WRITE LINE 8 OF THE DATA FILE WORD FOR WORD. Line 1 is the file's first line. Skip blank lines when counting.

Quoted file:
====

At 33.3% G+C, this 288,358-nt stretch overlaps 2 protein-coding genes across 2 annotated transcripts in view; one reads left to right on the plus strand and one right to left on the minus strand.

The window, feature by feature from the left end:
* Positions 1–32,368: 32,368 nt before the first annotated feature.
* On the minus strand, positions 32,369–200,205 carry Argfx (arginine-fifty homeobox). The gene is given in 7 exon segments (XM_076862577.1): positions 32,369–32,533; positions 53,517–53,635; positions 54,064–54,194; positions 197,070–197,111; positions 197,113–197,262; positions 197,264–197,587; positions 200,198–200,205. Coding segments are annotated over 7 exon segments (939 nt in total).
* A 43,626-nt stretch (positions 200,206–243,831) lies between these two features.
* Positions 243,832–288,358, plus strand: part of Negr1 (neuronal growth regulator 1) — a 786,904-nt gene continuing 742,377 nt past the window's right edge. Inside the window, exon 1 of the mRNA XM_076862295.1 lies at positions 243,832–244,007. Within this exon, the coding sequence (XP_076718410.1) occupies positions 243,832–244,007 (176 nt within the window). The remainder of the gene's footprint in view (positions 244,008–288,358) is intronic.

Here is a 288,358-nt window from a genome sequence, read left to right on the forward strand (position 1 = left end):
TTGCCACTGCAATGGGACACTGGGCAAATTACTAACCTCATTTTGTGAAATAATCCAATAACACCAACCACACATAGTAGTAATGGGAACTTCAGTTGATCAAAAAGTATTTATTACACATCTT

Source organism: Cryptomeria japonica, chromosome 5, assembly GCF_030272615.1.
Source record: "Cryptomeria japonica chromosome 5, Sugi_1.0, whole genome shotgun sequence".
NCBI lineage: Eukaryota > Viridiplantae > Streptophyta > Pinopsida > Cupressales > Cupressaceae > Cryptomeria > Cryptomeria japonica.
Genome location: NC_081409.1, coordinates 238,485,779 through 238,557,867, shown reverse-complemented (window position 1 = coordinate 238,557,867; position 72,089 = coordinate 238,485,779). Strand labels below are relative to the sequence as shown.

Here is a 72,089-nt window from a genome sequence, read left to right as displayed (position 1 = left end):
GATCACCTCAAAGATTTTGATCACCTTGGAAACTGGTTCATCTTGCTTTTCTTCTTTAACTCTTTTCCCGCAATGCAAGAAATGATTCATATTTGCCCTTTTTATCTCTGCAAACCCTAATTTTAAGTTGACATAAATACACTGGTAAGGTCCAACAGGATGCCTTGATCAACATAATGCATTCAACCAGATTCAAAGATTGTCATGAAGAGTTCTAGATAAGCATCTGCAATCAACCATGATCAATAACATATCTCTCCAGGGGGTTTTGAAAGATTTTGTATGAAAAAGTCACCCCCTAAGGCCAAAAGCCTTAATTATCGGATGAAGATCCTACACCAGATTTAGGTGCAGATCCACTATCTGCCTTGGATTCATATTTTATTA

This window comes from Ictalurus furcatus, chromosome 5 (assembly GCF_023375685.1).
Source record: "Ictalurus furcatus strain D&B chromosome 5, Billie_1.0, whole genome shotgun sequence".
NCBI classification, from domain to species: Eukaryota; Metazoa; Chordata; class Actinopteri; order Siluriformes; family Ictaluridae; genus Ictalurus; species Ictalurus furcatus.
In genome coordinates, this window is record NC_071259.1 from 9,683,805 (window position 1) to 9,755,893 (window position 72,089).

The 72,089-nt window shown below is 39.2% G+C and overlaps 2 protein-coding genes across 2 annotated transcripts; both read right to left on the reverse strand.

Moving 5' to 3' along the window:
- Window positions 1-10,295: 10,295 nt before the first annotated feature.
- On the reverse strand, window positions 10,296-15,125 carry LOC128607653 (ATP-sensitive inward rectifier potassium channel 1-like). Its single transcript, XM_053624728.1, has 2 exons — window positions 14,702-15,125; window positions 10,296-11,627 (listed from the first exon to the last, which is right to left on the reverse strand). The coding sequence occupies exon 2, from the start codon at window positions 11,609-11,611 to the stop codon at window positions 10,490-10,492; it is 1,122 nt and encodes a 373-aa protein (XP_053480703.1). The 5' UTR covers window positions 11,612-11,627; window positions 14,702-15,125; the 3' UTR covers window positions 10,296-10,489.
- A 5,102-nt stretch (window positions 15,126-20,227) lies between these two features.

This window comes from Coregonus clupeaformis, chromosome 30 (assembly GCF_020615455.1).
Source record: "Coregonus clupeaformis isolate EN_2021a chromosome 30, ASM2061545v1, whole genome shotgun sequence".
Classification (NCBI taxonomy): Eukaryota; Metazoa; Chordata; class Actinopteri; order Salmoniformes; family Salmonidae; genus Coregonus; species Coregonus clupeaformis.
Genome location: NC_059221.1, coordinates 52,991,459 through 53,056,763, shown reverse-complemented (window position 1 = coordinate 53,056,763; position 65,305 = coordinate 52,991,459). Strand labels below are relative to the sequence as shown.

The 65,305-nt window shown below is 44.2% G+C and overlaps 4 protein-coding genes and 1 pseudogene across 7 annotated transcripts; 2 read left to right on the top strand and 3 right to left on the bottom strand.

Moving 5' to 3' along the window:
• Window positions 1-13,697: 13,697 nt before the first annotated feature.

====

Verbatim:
TTGCCACTGCAATGGGACACTGGGCAAATTACTAACCTCATTTTGTGAAATAATCCAATAACACCAACCACACATAGTAGTAATGGGAACTTCAGTTGATCAAAAAGTATTTATTACACATCTT